European Guidelines recommend every 1-2 years for persons with all affected faulty genes.

NCCN does not provide management guidelines for the extracolonic cancers of those with MSH-6.  They advise prophylactic hysterectomy and oopherectomy following childbearing years.

NCCN Guidelines reflects:  There are data to suggest that aspirin may decrease the risk of colon cancer in LS, however, at this time, the data are not sufficiently robust to make a recommendation for its standard use.

 

Endometrial and Ovarian Cancer Screening:

NCCN Guidelines reflect "Prophylactic hysterectomy and bilateral oopherectomy, (BSO) is a risk reducing option that should be considered by women who have completed childbearing;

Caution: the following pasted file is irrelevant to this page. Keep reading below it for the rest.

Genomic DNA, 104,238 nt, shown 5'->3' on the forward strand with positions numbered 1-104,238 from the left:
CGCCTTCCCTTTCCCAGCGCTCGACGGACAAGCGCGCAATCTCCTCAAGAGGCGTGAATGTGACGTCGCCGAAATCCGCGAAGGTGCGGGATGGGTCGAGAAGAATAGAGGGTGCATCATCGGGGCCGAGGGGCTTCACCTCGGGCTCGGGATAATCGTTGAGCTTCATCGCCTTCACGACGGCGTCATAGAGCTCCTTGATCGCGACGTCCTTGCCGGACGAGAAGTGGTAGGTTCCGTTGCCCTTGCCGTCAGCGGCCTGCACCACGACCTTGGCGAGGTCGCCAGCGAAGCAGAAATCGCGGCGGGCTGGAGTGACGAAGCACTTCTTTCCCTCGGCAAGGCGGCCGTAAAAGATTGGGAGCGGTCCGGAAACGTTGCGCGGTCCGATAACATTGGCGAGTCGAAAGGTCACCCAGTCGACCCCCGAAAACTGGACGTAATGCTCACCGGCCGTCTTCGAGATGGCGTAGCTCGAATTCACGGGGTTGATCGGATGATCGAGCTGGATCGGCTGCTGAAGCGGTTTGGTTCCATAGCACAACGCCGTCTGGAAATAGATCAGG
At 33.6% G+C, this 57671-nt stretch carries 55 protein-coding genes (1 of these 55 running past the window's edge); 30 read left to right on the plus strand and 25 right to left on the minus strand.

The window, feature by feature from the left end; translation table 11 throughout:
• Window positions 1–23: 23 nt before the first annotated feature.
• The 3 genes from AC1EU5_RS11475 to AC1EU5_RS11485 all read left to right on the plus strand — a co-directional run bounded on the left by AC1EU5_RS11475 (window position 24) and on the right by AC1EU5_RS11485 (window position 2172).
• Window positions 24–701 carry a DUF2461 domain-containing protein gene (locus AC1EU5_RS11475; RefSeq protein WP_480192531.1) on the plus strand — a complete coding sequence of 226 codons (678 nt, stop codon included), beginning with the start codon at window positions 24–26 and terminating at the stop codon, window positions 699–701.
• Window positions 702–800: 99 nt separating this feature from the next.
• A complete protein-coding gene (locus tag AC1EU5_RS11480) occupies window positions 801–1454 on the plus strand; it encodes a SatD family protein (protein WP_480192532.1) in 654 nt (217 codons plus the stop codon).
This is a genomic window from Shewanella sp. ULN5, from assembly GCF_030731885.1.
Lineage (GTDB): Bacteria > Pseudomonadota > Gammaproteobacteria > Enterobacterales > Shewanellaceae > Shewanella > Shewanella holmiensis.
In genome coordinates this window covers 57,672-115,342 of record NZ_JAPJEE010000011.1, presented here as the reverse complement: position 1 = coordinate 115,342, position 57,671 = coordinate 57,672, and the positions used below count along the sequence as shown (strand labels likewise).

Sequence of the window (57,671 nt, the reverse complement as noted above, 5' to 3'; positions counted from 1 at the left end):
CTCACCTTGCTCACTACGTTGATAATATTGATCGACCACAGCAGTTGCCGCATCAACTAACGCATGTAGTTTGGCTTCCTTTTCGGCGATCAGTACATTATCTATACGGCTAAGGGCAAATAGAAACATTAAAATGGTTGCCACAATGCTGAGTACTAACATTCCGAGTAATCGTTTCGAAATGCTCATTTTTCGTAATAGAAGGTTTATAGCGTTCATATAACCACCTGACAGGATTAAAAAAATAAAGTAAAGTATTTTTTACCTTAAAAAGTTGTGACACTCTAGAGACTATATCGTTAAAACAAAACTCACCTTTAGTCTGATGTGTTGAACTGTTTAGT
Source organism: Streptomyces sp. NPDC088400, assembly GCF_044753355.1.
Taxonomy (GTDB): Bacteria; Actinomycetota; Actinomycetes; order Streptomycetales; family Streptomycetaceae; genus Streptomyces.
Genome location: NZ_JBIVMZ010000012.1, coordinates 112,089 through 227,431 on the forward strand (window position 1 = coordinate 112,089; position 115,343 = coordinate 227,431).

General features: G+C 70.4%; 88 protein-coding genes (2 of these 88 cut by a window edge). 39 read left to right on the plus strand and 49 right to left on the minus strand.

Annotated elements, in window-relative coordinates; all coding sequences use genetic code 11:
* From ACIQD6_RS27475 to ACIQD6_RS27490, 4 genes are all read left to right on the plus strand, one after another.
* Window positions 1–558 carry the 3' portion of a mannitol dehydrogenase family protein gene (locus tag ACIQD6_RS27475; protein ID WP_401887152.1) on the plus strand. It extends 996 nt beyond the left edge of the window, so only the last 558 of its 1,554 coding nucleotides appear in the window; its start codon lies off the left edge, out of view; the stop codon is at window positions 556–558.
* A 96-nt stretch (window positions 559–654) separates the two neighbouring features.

Patients must be aware that dysfunctional uterine bleeding warrants evaluation;

There is no clear evidence to support screening for endometrial cancer for LS.  However annual endometrial sampling is an option.

Where there may be circumstances in which clinicians find screening helpful, data do not support routine ovarian screening for LS.  Transvaginal ultrasound for ovarian and endometrial cancer has not shown to be sufficiently sensitive or specific as to support a positive recommendation, but may be considered at the clinician's discretion." 

Serum CA-125 is an additional ovarian cancer test with caveats similar to transvaginal ultrasound.

 

Extra Colonic Cancers for MLH6 and PMS2:  The risk of other LS cancers is reportedly low, however due to limited data no screening recommendation is possible at this time.

 

Extra Colonic Cancer Screenings for MLH1 and MSH2